Vertical Is on the Horizon of the On-Demand Economy
The on-demand economy is big and getting bigger. Uber and Airbnb still dominate the U.S. sharing scene right now, but the number of companies launching in this industry grows by the day. The trend has even gone global -- by 2020, the sharing economy will make up 10 percent of China’s gross domestic product, according to that nation's government estimates.
In the United States, investments in on-demand companies jumped 514 percent from 2013 to 2014, hitting $4.12 billion, signalling a shift from horizontal business models to vertical marketplaces.
Horizontal marketplaces such as eBay and Craigslist are jack-of-all-trades forums, offering a wide range of goods and services to large audiences. Vertical marketplaces, in contrast, target highly specific problems and customer segments. And in the past, such marketplaces lacked the volume of buyers and sellers to compete with horizontal sites.
But then came eBay and Craigslist, which familiarized millions of consumers with the concept of buying goods from total strangers on the internet. They paved the way for companies such as professional-services marketplace Thumbtack and luxury-brand consignment site The RealReal -- and ultimately for the vertical disruption currently under way.
Now that people are accustomed to buying online, they want instant access to goods and services. And, here, vertical marketplaces are better suited than horizontal ones to meet the demand. Vertical marketplaces work well in niche fields and therefore offer faster, more efficient matching algorithms.
They also provide more detailed product information and deliver better options to consumers and higher-quality conversion rates to companies.
Here’s what lies ahead in the "age of vertical":
1. Vertical companies will borrow from horizontal strategies.
Some of the most successful marketplaces begin as vertical solutions and then branch into horizontal services to increase their markets. Uber launched as an on-demand car app, but it’s now moving into food delivery and courier services, with UberEATS and UberRUSH. Companies will increasingly look for opportunities to lock down their verticals and then expand horizontally.
Related: Related: Why On-demand Services Startups Are The Next Big Thing
2. More companies will leverage on-demand marketplaces.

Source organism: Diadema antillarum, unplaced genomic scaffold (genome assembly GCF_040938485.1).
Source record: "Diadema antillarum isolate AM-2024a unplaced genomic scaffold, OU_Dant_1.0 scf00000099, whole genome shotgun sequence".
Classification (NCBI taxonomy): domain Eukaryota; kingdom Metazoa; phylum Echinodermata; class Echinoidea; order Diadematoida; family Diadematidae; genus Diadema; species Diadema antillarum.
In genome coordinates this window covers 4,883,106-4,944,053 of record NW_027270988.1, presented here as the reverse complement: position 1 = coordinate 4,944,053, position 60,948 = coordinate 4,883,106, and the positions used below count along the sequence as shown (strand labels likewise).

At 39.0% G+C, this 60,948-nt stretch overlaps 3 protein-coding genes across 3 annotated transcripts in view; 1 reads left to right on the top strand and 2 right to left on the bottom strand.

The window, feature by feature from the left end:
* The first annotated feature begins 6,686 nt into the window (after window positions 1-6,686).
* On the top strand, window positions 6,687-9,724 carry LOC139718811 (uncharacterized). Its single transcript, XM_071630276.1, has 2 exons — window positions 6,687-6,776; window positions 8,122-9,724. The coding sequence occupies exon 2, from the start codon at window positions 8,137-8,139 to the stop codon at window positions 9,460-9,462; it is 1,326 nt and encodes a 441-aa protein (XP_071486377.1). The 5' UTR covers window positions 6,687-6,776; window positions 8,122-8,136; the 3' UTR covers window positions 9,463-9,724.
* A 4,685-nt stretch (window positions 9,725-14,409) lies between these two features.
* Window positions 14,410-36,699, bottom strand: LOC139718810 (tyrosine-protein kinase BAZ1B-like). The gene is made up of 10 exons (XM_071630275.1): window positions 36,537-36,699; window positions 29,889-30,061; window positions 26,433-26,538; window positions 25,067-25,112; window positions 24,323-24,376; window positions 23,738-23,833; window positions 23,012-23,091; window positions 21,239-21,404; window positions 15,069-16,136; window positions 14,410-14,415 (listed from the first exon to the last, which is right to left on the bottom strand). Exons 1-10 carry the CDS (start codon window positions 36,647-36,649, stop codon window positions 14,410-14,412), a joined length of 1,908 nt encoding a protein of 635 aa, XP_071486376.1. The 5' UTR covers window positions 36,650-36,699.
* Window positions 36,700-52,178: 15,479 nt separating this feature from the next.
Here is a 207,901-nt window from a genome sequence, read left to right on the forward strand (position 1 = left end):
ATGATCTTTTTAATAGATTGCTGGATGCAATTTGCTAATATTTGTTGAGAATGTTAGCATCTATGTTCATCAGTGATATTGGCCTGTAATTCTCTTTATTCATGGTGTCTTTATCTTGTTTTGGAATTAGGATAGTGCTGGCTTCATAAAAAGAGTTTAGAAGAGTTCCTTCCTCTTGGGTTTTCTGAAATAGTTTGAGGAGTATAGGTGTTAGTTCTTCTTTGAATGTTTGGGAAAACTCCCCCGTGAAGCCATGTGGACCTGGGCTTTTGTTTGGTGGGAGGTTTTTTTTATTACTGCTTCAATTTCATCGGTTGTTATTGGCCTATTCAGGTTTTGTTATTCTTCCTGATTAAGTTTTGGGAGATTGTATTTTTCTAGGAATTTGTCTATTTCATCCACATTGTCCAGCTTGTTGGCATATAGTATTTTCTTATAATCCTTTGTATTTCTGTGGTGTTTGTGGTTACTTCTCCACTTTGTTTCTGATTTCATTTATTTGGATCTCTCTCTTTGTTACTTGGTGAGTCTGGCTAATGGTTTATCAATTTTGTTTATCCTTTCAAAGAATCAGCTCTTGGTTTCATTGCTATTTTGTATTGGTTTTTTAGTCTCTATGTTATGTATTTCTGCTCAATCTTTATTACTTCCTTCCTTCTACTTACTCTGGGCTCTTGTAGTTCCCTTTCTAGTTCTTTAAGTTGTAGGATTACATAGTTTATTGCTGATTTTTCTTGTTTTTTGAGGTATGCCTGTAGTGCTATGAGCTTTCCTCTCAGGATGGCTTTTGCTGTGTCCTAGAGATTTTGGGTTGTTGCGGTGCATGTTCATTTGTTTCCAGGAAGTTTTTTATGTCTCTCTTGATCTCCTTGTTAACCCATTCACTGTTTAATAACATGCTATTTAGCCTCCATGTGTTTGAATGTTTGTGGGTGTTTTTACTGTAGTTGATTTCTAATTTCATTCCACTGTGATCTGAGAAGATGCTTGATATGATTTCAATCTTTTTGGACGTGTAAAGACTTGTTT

Restaurants already use delivery services such as Postmates and the ChowNow-UberRUSH partnership instead of keeping on-staff drivers. Retail brands will follow suit by partnering with delivery companies or using the drone marketplace to fulfill seasonal and ad hoc demands. Research indicates that same-day delivery market in the United States will be a nearly $1 billion industry by 2019, so on-demand will soon become the norm.
In the future, companies may use mobile apps to place inventory orders with nearby distributors and watch the delivery vehicle restock the product in real time via smartphone. On-demand staffing will likely become more popular as well.
3. Accessibility will be paramount.
Intuitive, painless customer experiences can make or break vertical marketplaces. The best-performing platforms, such as Etsy, enable sellers to list items with a few clicks and allow customers to find desired services without needing to input lots of information. Low friction is key to vertical success.
4. Thought leadership will matter more than ever.
Consumers want to buy on sites that are more than transactional marketplaces. Companies will need to prove that they’re thought leaders when it comes to discovering new talent or products, promoting inspirational work and publishing quality content.
5. Vertical marketplaces will cater to high-frequency, commoditized items.
People value convenience, low costs and reliable quality. To meet these demands, vertical platforms will focus on straightforward products and services that people need on a daily or weekly basis. They’ll avoid customized offers and stick to goods and services that can easily be reproduced by a large pool of professionals. This model ensures that these marketplaces can always meet customer demand.
As marketplaces become more vertically oriented, they’ll also become more efficient. Industries that have been disorganized historically will move toward more streamlined systems, leading to increased revenue for brands and better shopping experiences for consumers. Vertical marketplaces will bring needed disruption and drive the future of ecommerce.